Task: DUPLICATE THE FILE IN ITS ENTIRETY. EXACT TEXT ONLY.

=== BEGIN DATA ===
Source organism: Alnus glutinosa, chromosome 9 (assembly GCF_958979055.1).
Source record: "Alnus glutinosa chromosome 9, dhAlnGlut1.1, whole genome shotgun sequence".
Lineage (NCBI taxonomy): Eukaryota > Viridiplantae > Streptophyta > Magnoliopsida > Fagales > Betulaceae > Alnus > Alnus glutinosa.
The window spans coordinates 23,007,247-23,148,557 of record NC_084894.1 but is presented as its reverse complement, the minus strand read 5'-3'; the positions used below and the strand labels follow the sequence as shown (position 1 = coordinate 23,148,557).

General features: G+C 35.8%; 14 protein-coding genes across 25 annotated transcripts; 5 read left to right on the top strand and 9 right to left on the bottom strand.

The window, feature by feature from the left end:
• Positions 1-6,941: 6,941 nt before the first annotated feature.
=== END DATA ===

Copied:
Source organism: Alnus glutinosa, chromosome 9 (assembly GCF_958979055.1).
Source record: "Alnus glutinosa chromosome 9, dhAlnGlut1.1, whole genome shotgun sequence".
Lineage (NCBI taxonomy): Eukaryota > Viridiplantae > Streptophyta > Magnoliopsida > Fagales > Betulaceae > Alnus > Alnus glutinosa.
The window spans coordinates 23,007,247-23,148,557 of record NC_084894.1 but is presented as its reverse complement, the minus strand read 5'-3'; the positions used below and the strand labels follow the sequence as shown (position 1 = coordinate 23,148,557).

General features: G+C 35.8%; 14 protein-coding genes across 25 annotated transcripts; 5 read left to right on the top strand and 9 right to left on the bottom strand.

The window, feature by feature from the left end:
• Positions 1-6,941: 6,941 nt before the first annotated feature.